restriction one_key_per_identity: "All X key key2 #i #j. Gen(X, key) @ #i & Gen(X, key2) @ #j ==> #i = #j"

rule generate_identity_and_key:
let pub = 'g'^~priv
in
[ Fr(~priv) ]--[Gen($A, pub)]->[ !Init($A, ~priv, pub) ]

5. Disable the adversary. This might be the most important rule here, and it ended up being the breakthrough that allowed me to find a nice trace. Unfortunately you cannot disable the adversary, but you can force Ins and Outs to happen via facts (which are not seen by the adversary, and remove any possible interaction from the adversary). For this you can replace every In and Out with InSecure and OutSecure and have these rules:

#ifdef not_debug
[OutSecure(a)] -->[Out(a)]
[In(a)] -->[InSecure(a)]
#endif

#ifdef debug
[OutSecure(a)]-->[InSecure(a)]
#endif

You can now call tamarin like this:

tamarin interactive . -Dnot_debug

And we now have a nice trace!

Our protocol is an opportunistic Diffie-Hellman. You can see the two generate_identity_and_key rules at the top that creates the two different identities: a client and a server.

The second rule client_start_handshake is used to start the handshake. The client sends the first message 1 with a fresh session id ~sid.

The third rule server_handshake propagates the received session id to the next message and to its action fact (so that the lemma can keep the session id consistent).

The protocol ends in the last rule client_handshake_finish being used.

Voila!

PS: thanks to Katriel Cohn-Gordon for answering ten thousands of my questions about Tamarin.

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# Bug in KangarooTwelve's reference implementation posted May 2017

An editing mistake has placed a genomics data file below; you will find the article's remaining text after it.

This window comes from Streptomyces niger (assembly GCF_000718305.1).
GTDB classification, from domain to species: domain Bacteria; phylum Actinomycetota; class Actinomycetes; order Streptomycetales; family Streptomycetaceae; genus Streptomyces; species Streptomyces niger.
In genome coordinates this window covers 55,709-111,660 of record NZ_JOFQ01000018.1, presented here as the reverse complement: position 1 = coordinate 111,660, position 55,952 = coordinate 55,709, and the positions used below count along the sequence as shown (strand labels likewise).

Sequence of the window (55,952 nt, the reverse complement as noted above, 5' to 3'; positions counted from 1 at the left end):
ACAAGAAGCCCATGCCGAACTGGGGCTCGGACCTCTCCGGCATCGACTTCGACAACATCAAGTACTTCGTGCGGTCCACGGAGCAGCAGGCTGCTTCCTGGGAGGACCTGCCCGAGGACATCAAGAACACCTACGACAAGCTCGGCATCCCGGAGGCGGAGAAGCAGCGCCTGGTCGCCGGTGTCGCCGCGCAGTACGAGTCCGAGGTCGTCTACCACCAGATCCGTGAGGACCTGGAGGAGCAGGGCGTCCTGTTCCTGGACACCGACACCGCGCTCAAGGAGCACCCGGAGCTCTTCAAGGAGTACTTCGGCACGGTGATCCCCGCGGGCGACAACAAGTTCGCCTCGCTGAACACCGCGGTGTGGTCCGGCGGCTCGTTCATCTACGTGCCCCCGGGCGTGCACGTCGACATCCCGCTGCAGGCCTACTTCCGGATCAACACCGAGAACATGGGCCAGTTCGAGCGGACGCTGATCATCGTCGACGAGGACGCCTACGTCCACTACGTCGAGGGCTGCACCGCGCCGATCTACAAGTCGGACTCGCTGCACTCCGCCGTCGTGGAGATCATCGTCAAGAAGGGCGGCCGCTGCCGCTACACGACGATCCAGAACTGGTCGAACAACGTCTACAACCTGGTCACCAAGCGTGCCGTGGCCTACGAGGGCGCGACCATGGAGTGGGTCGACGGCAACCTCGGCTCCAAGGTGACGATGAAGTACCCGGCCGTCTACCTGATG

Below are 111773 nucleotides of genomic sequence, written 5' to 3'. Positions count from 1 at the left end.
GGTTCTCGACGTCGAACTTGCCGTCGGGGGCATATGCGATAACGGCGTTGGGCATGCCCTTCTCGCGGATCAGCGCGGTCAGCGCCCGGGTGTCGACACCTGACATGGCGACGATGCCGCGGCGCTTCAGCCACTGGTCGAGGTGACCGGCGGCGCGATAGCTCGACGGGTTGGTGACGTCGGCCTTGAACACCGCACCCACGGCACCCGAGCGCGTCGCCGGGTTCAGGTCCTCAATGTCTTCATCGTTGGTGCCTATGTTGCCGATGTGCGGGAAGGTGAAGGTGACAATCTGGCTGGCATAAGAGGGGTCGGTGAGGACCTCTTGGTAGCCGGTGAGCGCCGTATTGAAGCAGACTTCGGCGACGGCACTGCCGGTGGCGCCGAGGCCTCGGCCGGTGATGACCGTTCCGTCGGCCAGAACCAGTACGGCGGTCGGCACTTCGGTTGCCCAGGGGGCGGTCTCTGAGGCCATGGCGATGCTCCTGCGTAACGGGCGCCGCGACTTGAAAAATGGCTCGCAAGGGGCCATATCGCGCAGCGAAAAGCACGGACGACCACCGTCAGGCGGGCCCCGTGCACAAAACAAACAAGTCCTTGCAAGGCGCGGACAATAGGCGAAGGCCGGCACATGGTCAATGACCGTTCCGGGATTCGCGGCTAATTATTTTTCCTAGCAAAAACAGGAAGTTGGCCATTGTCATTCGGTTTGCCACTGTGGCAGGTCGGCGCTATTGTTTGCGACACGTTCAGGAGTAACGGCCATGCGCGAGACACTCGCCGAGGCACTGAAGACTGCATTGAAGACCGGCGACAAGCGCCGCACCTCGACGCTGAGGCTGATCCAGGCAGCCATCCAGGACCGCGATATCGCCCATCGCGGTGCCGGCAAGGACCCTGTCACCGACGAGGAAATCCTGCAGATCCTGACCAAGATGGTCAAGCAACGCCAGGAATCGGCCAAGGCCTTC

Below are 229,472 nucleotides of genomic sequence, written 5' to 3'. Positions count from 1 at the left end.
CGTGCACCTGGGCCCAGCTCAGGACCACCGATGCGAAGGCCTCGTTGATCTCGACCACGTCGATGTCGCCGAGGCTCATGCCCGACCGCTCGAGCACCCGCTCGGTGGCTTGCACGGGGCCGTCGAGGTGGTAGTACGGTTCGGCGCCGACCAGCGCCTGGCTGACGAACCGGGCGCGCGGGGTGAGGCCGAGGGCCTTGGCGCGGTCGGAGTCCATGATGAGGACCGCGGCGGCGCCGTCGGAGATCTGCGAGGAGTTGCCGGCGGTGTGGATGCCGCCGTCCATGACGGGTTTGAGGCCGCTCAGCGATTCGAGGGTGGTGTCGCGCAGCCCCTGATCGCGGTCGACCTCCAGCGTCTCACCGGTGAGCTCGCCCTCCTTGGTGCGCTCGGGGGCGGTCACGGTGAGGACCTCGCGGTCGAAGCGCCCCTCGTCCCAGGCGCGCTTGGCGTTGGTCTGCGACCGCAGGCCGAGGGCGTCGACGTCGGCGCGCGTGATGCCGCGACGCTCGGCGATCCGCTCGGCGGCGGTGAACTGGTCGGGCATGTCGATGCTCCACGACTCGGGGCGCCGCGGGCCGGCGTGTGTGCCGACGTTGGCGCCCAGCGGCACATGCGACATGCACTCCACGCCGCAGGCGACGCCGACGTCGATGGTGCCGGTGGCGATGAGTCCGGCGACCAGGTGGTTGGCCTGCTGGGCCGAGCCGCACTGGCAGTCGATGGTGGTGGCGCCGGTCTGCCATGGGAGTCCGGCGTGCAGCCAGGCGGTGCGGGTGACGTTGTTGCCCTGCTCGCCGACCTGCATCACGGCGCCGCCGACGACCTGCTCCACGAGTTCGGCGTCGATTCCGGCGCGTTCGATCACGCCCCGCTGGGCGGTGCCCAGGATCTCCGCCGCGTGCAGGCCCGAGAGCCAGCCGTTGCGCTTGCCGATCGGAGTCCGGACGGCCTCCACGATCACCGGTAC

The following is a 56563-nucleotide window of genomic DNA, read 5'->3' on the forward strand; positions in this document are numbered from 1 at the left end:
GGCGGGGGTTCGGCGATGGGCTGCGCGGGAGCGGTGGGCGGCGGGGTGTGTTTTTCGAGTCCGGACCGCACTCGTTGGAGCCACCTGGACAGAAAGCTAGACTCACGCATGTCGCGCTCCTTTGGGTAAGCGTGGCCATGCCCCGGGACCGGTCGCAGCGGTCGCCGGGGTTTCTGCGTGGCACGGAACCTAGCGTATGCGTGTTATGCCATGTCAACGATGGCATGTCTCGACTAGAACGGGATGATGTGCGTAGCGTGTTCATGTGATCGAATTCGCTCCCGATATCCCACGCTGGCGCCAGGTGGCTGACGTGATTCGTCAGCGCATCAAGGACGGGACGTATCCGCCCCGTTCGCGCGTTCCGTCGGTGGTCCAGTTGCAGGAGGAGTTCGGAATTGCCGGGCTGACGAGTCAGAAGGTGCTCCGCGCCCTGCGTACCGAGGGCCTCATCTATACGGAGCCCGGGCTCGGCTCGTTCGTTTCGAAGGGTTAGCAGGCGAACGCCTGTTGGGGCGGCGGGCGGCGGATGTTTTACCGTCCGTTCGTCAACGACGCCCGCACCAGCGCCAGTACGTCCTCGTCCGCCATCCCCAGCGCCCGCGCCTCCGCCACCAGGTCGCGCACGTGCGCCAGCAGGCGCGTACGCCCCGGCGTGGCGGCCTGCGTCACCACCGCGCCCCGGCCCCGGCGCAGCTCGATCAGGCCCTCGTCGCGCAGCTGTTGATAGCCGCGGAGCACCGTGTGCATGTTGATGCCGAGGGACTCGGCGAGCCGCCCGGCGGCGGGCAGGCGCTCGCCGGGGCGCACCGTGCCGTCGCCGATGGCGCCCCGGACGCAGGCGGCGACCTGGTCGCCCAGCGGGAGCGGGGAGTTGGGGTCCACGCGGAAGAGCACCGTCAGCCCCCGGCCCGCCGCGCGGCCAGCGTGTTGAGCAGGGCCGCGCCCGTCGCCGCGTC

When playing around with KangarooTwelve I noticed that the python implementation's right_encode() function was not consistent with the C version:

python implementation of right_encode

λ python right_encode.py
right_encode(0): [0]
right_encode(1): [1][3]
right_encode(2): [2][3]
right_encode(255): [255][5]
right_encode(256): [1][0][6]
right_encode(257): [1][1][6]
λ ./right_encode
right_encode(0): 00
right_encode(1): 0101
right_encode(2): 0201
right_encode(255): ff01
right_encode(256): 010002
right_encode(257): 010102

The problem was that the python implementation used the function bytes() to create byte strings, which has breaking behaviors between python2 and python3.

python2:

>>> bytes([1])
'[1]'

python3:

>>> bytes([1])
b'\x01'
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# KangarooTwelve posted May 2017

In late 2008, 64 candidates took part in NIST's hashing competition, fighting to replace the SHA-2 family of hash functions.

Keccak won the SHA-3 competition, and became the FIPS 202 standard on August 5, 2015.

All the other contenders lost. The final round included Skein, JH, Grøstl and BLAKE.

Interestingly in 2012, right in the middle of the competition, BLAKE2 was released. Being too late to take part in the fight to become SHA-3, it just stood on its own awkwardly.

Fast forward to this day, you can now read an impressive list of applications, libraries and standards making use of BLAKE2. Argon2 the winner of the Password Hashing Competition, the Noise protocol framework, libsodium, ...

On their page you can read: